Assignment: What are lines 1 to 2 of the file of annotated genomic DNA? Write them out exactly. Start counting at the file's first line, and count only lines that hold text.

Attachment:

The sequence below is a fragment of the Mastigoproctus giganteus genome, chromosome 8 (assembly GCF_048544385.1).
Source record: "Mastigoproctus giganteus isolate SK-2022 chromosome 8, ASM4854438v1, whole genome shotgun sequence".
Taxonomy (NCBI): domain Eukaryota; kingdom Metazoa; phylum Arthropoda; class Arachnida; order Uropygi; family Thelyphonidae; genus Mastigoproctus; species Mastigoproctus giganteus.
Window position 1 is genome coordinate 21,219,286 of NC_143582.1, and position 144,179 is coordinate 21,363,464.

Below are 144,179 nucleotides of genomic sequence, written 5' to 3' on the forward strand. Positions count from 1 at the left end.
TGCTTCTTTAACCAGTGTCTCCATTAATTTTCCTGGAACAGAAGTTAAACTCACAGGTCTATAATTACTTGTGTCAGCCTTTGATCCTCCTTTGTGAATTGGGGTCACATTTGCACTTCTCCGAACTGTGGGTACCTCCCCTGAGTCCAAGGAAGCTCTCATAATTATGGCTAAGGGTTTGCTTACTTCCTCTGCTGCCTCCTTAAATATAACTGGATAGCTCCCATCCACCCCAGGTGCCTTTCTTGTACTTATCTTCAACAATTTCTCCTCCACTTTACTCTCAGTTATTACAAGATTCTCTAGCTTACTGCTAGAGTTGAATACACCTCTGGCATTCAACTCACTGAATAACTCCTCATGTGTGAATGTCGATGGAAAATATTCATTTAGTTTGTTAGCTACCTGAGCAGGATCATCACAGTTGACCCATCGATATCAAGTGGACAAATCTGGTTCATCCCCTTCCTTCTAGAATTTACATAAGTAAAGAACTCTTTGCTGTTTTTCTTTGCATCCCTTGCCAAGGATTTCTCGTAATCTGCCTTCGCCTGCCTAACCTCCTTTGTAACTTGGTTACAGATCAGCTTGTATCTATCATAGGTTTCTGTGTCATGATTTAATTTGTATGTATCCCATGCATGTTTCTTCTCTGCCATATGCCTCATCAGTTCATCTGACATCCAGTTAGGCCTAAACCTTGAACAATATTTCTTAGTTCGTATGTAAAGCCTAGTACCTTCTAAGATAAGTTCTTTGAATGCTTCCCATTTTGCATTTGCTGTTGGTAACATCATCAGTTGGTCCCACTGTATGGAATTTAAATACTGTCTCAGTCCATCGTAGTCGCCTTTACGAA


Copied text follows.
The sequence below is a fragment of the Mastigoproctus giganteus genome, chromosome 8 (assembly GCF_048544385.1).
Source record: "Mastigoproctus giganteus isolate SK-2022 chromosome 8, ASM4854438v1, whole genome shotgun sequence".